Covid-19: when will Brits be comfortable returning to shops?
We know that behavioural change isn’t always easy – humans can be creatures of habit, making long-term changes in behaviour harder to embed. We worked with Retail Week this month (see article here) to gauge how shoppers might react when lockdown measures are eased. The implications for physical retail are dramatic.
Fewer than half (41%) of UK adults would be comfortable returning to retail environments, even with social distancing measures in place, due to the coronavirus pandemic. Just 37% of respondents said they would be comfortable visiting a retail park or out-of-town retail destination, while just 34% of respondents said they would feel comfortable visiting a reopened shopping centre.
Our data will likely come as a blow to many ‘non-essential’ retailers that are looking to ramp up trial store re-openings over the next few weeks as the government begins to unwind some of the lockdown measures it put in place to limit the spread of the virus in March.
It is in our human nature to overestimate the impact of both positive and negative changes in our lives. In reality, our emotions will always eventually recalibrate and stabilise – known as the ‘Adaptation Effect’ in Behavioural Science.
Even after a life-changing event such as winning the lottery or an accident, our brains will eventually reduce the effect on our emotions in the long-term – the classic phrase ‘time heals’. We might not be permanently changed, but it will take time for us to resume normal habits.
Our findings reinforce the importance for retailers to demonstrate how they are taking steps to reassure shoppers that their spaces are safe, and to do this sensitively. Our research also highlighted the extent to which consumer habits and behaviours have been polarised during the UK’s nine-week lockdown period.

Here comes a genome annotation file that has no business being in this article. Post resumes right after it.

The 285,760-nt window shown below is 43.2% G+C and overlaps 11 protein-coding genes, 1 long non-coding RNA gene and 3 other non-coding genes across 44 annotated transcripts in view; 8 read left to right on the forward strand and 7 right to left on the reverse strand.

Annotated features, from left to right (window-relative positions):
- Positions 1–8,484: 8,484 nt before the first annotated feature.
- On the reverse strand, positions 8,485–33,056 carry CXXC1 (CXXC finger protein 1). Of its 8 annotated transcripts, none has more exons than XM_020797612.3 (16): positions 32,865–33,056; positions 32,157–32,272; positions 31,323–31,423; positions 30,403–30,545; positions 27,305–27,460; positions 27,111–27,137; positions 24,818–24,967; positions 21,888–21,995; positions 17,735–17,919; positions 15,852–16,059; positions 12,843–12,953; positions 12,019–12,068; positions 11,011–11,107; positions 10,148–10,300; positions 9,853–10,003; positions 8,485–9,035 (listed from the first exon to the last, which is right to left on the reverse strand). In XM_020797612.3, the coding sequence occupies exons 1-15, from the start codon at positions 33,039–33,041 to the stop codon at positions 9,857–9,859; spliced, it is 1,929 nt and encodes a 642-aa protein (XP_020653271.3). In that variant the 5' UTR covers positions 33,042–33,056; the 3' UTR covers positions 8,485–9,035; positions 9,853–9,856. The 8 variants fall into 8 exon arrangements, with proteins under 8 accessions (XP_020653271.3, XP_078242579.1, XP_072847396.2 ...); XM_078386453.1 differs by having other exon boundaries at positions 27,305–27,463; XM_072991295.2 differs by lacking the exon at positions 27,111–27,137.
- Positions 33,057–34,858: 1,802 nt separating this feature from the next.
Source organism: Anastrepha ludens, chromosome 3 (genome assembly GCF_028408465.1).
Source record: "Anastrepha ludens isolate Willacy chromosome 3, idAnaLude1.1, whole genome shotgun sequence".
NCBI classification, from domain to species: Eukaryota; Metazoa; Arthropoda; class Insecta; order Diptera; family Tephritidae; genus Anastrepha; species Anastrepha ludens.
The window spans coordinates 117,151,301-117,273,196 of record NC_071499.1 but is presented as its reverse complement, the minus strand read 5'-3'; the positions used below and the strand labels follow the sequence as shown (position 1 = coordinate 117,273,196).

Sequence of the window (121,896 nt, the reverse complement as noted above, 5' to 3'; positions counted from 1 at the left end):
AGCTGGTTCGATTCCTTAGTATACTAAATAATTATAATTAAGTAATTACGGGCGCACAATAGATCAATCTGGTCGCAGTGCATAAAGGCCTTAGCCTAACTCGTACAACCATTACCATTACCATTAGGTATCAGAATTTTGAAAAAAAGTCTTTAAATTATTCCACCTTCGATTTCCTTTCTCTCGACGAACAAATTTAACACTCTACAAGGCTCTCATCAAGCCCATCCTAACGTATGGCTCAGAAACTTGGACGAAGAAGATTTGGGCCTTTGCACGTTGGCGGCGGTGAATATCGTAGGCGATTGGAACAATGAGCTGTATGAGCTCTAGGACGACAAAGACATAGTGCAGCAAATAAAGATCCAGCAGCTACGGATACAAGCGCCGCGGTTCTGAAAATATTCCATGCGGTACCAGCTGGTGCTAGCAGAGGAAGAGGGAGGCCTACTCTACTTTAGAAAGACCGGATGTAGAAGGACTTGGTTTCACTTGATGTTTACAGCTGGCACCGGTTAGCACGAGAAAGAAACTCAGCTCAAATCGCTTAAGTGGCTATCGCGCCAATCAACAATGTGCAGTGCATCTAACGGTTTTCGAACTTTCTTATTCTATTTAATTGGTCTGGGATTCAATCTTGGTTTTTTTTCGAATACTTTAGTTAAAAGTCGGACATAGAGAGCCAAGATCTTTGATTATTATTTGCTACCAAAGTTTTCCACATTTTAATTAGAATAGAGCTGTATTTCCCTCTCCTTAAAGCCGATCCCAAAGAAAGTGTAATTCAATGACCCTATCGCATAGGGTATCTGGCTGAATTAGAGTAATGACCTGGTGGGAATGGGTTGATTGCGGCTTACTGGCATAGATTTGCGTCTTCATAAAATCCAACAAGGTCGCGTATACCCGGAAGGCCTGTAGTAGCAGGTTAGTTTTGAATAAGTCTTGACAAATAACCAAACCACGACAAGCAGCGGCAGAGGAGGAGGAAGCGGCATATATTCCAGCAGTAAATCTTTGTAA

When asked whether their shopping habits would return to normal as non-essential stores begin to reopen, shoppers were divided, with 38% strongly or slightly agreeing, compared to 39% who strongly or slightly disagreed.
The Gender Divide.
We also found that men were significantly more likely to feel comfortable returning to physical shopping environments rather than women.
Our findings support academic research from Tomova et al. where “in the face of stress, women were able to show more prosocial, empathetic behaviour in comparison to men”. Women are able to consider the bigger picture, be less self-centred and will therefore show more caution to returning to retail environments.
Research from Sissa Medialab. (2014, March 17) states that stress undermines empathic abilities in men but increases them in women.
Things we are doing differently.
Lockdown has seen many shoppers transfer to buying many items online that would otherwise have been purchased in-store. This behaviour may not stick for everyone, but indications are that the shopping habits of younger shoppers have shifted more irreversibly online than before.
Forty-one per cent of respondents said they would be less likely to venture outside to visit shops, pubs and restaurants generally, even as lockdown restrictions begin to be eased.
Perhaps unsurprisingly, given the government’s advice to older people to shield themselves from physical contact and the higher mortality rate of the virus in those over 70, older generations said they would continue to avoid stores as lockdown measures unwind. The overwhelming majority of respondents said the thing they were most looking forward to as lockdown eased was meeting up with friends and family.
Adaption is key.
Understanding changing attitudes and behaviours has never been more important – with behaviour change enforced on consumers this creates opportunities for brands which are able to adapt and meet these changing needs.